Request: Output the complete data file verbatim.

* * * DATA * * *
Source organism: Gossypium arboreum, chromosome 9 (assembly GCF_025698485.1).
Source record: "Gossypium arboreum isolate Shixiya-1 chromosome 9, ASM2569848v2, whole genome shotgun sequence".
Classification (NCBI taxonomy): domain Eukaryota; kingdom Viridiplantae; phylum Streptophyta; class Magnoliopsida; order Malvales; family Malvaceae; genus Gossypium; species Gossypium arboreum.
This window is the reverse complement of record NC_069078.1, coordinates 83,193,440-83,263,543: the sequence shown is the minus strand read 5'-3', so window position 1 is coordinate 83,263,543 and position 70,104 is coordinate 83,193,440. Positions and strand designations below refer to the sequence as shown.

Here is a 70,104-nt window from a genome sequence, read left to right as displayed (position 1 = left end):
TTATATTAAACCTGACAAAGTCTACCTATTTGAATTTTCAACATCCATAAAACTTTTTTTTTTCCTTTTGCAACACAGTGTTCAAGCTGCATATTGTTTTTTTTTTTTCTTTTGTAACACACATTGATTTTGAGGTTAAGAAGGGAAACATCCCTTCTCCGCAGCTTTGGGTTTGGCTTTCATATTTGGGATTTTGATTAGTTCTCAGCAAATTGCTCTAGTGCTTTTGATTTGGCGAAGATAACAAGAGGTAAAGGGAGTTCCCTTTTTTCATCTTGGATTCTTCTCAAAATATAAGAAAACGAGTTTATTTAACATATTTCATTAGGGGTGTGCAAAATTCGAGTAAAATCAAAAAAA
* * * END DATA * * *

Source organism: Gossypium arboreum, chromosome 9 (assembly GCF_025698485.1).
Source record: "Gossypium arboreum isolate Shixiya-1 chromosome 9, ASM2569848v2, whole genome shotgun sequence".
Classification (NCBI taxonomy): domain Eukaryota; kingdom Viridiplantae; phylum Streptophyta; class Magnoliopsida; order Malvales; family Malvaceae; genus Gossypium; species Gossypium arboreum.
This window is the reverse complement of record NC_069078.1, coordinates 83,193,440-83,263,543: the sequence shown is the minus strand read 5'-3', so window position 1 is coordinate 83,263,543 and position 70,104 is coordinate 83,193,440. Positions and strand designations below refer to the sequence as shown.

Here is a 70,104-nt window from a genome sequence, read left to right as displayed (position 1 = left end):
TTATATTAAACCTGACAAAGTCTACCTATTTGAATTTTCAACATCCATAAAACTTTTTTTTTTCCTTTTGCAACACAGTGTTCAAGCTGCATATTGTTTTTTTTTTTTCTTTTGTAACACACATTGATTTTGAGGTTAAGAAGGGAAACATCCCTTCTCCGCAGCTTTGGGTTTGGCTTTCATATTTGGGATTTTGATTAGTTCTCAGCAAATTGCTCTAGTGCTTTTGATTTGGCGAAGATAACAAGAGGTAAAGGGAGTTCCCTTTTTTCATCTTGGATTCTTCTCAAAATATAAGAAAACGAGTTTATTTAACATATTTCATTAGGGGTGTGCAAAATTCGAGTAAAATCAAAAAAA